March 19, 2014

Giraffe Facts: What's In a Name


© Barbara V. Evers,  All Rights Reserved
Until 1487, western cultures believed the giraffe existed as a mythical creature much like the unicorn. What happened in 1487?  A giraffe arrived in Florence, Italy.  Considering the travel limitations of the time, most of Europe didn't see a giraffe until several centuries later, so scientists grappled with what to call the animal.  It's anatomy sounded implausible.  In fact, for many years, based only on verbal descriptions, many referred to it as a cameleopard.

A cameleopard?  Descriptions defied the imagination.  Think about it:  very tall,  long neck, two-five horns on its head, spots,  sloped back, and hooves.  They took these points about the anatomy and decided it had spots like a leopard and the sloping back and hooves of a camel.  Boy did they miss the boat on that one.  In fact, today, we know the giraffe isn't related to the camel or the leopard.  It shares family taxonomy with only one other animal, the okapi, a smallish animal living in rainforests that wasn't discovered until 1901.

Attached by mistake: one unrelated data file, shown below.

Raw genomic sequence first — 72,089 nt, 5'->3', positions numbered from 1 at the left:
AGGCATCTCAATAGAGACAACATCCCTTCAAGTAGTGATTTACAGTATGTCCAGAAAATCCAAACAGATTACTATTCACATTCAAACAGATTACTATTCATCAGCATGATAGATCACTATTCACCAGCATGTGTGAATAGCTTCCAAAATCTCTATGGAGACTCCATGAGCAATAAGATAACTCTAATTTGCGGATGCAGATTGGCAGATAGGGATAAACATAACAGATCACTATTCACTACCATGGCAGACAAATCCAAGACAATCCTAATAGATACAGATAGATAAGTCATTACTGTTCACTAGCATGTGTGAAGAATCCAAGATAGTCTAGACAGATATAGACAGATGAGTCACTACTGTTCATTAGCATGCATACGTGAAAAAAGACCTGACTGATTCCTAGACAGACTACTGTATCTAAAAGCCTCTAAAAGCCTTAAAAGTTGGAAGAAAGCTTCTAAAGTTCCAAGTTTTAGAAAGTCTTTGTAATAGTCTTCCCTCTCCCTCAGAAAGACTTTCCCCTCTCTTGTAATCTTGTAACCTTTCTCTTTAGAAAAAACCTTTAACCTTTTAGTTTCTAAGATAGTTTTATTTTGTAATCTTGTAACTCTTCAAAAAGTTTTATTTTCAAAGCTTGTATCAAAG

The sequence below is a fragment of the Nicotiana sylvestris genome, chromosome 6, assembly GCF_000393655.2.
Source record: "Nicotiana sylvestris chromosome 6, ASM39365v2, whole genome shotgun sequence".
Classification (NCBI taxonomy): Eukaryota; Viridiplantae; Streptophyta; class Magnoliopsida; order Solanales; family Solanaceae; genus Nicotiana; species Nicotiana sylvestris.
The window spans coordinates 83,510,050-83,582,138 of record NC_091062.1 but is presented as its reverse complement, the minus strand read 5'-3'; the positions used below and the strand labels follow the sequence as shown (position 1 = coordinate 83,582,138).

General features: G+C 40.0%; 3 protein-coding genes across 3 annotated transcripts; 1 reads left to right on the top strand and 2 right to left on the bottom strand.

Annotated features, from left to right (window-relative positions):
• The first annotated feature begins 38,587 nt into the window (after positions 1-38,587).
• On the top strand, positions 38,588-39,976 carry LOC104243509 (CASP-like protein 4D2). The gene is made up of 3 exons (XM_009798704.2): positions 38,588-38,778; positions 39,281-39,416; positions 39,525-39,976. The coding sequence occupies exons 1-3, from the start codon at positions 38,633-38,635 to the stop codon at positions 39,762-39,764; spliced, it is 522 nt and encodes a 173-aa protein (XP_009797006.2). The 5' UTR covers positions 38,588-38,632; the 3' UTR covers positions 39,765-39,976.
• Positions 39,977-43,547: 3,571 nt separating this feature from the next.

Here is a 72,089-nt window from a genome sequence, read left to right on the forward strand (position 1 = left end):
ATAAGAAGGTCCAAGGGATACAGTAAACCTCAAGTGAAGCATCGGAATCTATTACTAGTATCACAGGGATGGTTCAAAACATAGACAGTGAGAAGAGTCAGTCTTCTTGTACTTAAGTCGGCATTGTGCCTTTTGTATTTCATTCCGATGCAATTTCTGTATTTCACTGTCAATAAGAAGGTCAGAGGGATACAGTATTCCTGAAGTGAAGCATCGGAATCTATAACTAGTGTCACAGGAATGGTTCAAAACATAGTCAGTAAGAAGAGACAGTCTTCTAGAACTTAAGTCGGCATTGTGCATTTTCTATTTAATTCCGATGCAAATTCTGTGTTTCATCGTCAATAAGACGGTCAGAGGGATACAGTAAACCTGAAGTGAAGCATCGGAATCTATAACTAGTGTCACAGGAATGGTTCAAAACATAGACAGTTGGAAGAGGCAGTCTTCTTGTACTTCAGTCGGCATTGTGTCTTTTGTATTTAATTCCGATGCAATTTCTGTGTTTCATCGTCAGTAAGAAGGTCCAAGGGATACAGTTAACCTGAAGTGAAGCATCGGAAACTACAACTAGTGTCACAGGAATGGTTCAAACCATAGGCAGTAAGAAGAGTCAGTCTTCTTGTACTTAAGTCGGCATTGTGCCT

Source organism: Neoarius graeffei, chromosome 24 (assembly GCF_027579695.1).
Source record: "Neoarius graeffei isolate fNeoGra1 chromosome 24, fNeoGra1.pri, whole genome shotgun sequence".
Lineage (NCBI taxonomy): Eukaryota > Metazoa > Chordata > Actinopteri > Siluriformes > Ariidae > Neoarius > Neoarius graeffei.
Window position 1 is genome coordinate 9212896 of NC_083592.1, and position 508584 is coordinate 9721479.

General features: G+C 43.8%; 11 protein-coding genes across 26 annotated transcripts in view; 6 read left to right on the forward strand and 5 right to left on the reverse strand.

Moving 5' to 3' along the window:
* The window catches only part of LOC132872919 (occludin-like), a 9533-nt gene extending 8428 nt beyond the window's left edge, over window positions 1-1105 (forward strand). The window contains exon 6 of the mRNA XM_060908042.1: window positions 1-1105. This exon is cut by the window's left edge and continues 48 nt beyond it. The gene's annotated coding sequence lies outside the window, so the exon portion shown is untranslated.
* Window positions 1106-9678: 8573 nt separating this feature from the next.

In 1826, the viceroy of Egypt sent the gift of a living giraffe to Paris to enhance relations between the two countries.  This giraffe walked to Paris.  What a journey!  Many people came out to see the animal on its long trek and now western civilization had proof of this fantastical creature.

Then where did the name giraffe come from?  It's more closely related to the names given it in its native lands such as gyraffa and zirafa.  The French word is girafe and in Italian it is giraffa.  According to Lynn  Sherr in her book, Tall Blondes, her favorite name for the giraffe is twiga, from the Swahili language.


By any name, the giraffe is a remarkable creature.There remains much we don't know, but the facts still fascinate me.

What animal, living or imaginary, fascinates you?  Why?

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